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"This film is based on a script by Carl T. Dreyer and Preben Thomsen-- after Euripides' drama MEDEA. Carl
T. Dreyer never realized his script.  This is not an attempt to make a "Dreyer" film,
but with due reverence for the material-- a personal interpretation
and homage to the master."
Lars von Trier's Medea (1988)

Points of Reflection

Lars von Trier's Medea (1988)

1. do you agree with film critics Susan Joseph and Marguerite Johnson that Von Trier's use of montage in this film--his combining disparate and reordered images--creates an experience for the audience "similar to the flow of time" (Orchid 14)?

2. how does Von Trier attempt to capture not only the actions but the internal, emotional states of his titular character?

3. does Von Trier render Medea's horrifying acts of violence in such a way that they seem like avoidable crimes for which she should be punished, or the inevitable consequences of actions outside her control?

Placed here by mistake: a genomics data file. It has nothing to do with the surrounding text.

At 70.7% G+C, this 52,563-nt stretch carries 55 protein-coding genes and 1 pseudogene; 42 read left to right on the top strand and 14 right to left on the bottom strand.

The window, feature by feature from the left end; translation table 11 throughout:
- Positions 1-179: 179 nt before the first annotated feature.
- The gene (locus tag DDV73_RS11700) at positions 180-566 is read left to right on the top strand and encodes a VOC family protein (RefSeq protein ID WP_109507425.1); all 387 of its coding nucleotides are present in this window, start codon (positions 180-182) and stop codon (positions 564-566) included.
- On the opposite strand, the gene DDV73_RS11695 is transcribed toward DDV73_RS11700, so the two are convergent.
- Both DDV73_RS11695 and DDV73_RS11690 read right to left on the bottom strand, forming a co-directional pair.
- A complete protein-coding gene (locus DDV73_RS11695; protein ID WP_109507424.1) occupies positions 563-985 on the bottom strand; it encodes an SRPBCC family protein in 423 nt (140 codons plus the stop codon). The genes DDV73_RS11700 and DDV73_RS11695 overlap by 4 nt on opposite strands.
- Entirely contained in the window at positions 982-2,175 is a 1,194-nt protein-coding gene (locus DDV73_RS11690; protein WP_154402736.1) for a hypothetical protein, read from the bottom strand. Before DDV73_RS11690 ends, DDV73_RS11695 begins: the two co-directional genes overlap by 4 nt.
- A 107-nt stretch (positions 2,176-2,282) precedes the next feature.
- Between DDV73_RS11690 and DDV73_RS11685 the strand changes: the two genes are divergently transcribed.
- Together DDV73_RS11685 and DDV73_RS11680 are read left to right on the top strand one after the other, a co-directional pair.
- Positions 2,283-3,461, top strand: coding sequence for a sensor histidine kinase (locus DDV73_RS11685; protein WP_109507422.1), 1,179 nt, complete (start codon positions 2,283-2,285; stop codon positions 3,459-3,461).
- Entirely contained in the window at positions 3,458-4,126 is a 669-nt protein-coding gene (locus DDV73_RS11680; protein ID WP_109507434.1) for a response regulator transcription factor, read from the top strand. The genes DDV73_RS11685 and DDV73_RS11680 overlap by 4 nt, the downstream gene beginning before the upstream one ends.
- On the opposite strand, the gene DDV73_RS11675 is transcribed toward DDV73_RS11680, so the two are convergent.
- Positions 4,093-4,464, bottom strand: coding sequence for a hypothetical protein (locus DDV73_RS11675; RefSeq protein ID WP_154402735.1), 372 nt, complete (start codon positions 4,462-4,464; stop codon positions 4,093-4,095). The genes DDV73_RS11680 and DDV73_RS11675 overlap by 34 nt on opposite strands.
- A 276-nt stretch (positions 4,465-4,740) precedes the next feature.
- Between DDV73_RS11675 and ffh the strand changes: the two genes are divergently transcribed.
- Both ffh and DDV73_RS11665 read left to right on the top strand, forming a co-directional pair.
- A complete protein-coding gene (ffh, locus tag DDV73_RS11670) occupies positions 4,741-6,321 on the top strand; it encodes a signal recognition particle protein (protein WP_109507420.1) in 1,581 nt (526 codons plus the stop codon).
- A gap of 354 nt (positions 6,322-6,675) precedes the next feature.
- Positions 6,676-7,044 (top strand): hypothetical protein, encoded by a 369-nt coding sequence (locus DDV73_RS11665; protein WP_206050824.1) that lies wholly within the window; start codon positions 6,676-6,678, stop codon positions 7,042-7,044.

4. is Medea, as characterized by Von Trier, an entity unified in person and action, or a woman divided against herself?

5. Von Trier has purposefully degraded both the sound and visual acuity of his film. What effect does this have on the film's tone? Its atmosphere?

6. why might Von Trier has shot so much of the film outside, instead of staging the film primarily indoors?

7. does Medea love Jason? (Provide yourself an operational definition of love when considering this question.)

8. does Medea emerge, finally, as a victim or a victor? What of Glauce?

9. why might Von Trier have chosen for the characters to wear primarily white and black?

10. do the specific types of violence perpetrated by the vengeful Medea seem appropriate to the tale? (In the original, she employs stabbing off stage instead of hanging, for instance.)

The Hunters in the Snow
"________" (_____)
oil on canvas
Salvador Dalí

Dr. Paul Marchbanks